As evidence of a climate crisis continues to mount, the concern regarding retention of necessary resources climbs accordingly. These fears are not unfounded. Human-driven biodiversity decline is reflected in the rapid loss of species, which is estimated by the World Wild Fund for Nature (WWF) to be 1000 to 10,000 higher than the background extinction rate.

Generated from the age of human-driven depletion is the anxiety regarding diminished diversity of agriculturally produced foods. Although the introduction of genetic modification provides the opportunity for improved food availability, it also encourages food resource monopolization and single-species dominance that disadvantages adaptation to a changing environment.

Anxieties regarding limited food access are not unfounded. Over 53% of the world’s commercial seed market is controlled by three commercial firms: DuPont, Syngenta, and Bayer, previously known as Monsanto.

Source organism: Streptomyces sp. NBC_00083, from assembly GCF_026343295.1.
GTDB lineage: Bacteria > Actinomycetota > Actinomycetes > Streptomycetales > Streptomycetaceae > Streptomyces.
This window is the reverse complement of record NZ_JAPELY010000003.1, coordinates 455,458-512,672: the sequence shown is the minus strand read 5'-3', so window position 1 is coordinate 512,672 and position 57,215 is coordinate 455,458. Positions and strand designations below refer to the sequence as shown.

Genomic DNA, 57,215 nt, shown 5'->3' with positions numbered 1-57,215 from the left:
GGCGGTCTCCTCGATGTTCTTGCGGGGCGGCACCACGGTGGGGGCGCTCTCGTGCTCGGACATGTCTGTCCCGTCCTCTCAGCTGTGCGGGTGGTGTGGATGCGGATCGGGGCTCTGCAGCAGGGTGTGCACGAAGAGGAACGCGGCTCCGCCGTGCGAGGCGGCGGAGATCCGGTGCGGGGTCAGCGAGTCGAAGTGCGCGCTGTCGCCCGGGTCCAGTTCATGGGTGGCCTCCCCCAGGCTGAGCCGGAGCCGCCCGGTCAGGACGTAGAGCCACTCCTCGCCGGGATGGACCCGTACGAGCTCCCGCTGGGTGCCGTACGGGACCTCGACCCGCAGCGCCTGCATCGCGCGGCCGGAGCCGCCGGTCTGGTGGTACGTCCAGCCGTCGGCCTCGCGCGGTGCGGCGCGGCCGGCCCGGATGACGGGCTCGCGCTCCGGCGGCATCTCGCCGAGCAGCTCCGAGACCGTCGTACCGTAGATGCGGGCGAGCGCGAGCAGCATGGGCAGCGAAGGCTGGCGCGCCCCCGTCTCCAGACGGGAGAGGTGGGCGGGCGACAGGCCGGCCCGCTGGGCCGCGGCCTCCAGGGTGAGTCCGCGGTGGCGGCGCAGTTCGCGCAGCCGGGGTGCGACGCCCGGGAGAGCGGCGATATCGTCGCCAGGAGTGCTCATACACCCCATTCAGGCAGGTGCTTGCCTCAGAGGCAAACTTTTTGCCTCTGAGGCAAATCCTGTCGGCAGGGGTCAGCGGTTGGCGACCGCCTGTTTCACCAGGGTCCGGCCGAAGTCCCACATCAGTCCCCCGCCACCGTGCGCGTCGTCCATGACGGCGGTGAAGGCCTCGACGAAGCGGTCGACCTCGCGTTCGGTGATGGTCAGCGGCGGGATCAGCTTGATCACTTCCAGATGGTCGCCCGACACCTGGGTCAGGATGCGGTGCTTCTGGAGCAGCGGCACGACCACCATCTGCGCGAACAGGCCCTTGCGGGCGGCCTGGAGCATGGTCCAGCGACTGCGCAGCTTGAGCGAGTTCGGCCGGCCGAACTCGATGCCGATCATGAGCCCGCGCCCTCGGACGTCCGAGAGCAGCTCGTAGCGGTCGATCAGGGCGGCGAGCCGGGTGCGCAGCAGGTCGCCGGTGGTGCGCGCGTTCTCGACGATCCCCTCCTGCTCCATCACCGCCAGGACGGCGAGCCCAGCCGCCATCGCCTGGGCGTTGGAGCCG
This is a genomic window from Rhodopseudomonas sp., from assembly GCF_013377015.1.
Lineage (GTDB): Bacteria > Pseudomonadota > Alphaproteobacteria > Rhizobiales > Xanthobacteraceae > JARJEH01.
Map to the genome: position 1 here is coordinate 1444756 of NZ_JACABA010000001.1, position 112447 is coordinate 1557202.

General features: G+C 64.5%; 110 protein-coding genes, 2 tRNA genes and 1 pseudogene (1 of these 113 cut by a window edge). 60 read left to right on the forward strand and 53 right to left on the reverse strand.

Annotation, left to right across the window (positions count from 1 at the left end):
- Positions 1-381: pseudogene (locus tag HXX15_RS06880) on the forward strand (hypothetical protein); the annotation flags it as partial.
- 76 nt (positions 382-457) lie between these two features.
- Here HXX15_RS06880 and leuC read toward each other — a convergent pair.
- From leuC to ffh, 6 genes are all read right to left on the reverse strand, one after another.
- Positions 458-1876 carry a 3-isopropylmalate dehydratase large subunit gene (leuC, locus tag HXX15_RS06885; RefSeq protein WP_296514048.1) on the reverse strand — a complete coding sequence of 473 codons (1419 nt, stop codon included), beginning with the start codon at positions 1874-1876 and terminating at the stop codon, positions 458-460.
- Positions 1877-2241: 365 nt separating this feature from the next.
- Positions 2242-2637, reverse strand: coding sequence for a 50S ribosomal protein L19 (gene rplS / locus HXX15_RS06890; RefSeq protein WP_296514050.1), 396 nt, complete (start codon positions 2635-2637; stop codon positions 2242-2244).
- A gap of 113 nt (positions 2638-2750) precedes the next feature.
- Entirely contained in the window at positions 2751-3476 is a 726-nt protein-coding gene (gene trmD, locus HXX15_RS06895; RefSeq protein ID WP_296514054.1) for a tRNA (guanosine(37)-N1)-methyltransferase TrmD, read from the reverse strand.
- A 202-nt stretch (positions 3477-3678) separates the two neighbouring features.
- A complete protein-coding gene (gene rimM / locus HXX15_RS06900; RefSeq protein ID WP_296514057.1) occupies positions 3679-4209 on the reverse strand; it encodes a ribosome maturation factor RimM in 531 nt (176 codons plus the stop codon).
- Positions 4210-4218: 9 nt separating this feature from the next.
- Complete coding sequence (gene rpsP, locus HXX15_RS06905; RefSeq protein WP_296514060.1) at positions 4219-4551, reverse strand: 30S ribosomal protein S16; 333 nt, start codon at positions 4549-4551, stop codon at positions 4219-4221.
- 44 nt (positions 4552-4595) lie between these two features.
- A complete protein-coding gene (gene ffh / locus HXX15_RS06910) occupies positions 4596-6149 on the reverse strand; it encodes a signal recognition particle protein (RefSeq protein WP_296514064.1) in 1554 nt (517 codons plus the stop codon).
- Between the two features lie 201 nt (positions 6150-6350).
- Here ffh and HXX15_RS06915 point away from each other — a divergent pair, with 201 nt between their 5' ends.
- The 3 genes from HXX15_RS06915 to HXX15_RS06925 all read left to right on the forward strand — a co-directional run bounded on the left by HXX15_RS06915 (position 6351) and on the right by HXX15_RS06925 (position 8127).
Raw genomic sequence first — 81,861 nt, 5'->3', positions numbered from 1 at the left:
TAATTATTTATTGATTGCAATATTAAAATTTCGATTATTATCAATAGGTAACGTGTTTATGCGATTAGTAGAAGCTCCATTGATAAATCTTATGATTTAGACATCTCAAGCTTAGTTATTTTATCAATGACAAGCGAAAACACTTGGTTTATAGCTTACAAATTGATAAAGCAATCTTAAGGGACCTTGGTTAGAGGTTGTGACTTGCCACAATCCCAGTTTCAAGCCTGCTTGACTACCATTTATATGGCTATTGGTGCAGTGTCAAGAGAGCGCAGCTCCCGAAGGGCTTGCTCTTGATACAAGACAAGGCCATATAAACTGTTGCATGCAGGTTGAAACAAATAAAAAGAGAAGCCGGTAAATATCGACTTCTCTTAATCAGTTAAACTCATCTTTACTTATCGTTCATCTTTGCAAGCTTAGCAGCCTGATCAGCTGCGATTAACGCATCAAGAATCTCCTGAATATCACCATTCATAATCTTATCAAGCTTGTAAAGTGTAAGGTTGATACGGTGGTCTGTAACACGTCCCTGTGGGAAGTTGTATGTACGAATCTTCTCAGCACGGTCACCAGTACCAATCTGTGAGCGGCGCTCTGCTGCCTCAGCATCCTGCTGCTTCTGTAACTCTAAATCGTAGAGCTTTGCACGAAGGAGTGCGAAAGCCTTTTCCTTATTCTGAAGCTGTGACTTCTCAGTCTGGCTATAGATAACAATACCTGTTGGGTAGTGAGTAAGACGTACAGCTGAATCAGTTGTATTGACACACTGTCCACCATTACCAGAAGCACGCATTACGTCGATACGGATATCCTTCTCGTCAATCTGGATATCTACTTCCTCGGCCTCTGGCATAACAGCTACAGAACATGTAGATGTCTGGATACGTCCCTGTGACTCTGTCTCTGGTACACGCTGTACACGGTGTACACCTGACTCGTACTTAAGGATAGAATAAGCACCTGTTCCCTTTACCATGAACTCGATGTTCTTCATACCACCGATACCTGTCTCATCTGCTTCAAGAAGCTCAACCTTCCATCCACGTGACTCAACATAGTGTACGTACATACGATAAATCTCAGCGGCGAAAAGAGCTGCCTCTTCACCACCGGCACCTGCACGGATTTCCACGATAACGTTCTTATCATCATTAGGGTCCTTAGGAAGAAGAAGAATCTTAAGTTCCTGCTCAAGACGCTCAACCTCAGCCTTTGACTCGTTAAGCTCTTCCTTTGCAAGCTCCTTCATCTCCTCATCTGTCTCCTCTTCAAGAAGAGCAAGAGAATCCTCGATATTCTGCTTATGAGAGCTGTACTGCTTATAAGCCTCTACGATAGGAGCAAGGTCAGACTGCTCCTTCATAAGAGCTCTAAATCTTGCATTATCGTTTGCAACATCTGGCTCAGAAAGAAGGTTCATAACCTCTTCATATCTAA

selective focus photography of brown wheat at daytime

One example is Monsanto’s entry into the Indian seed sector, which was made possible through its deregulation in 1988. Indian companies were locked into joint-ventures, and seeds that were openly available to farmers became intellectual property that had to be purchased. Open-pollinated cotton seeds were displaced by GMO-hybrids, and the renewable resource many farmers depended upon for a living became a patented, non-renewable commodity. The cotton plants, which had been previously planted among food crops, had to be grown as a monoculture, as the single strain became vulnerable to a wider range of disease and pests.

An additional example is identified in North American efforts to outline the concerns regarding food resource privatization. A 2013 report titled Seed Giants vs. U.S. Farmers, written by the Center for Food Safety and Save Our Seeds campaign groups, revealed corporate efforts to prevent farmers from re-planting Monsanto-acquired seeds. Seed Giants vs. U.S. Farmers identified 142 patent infringement suits against 410 farmers and 56 small business across the United States. A total of $23m has been won by the company from its American targets.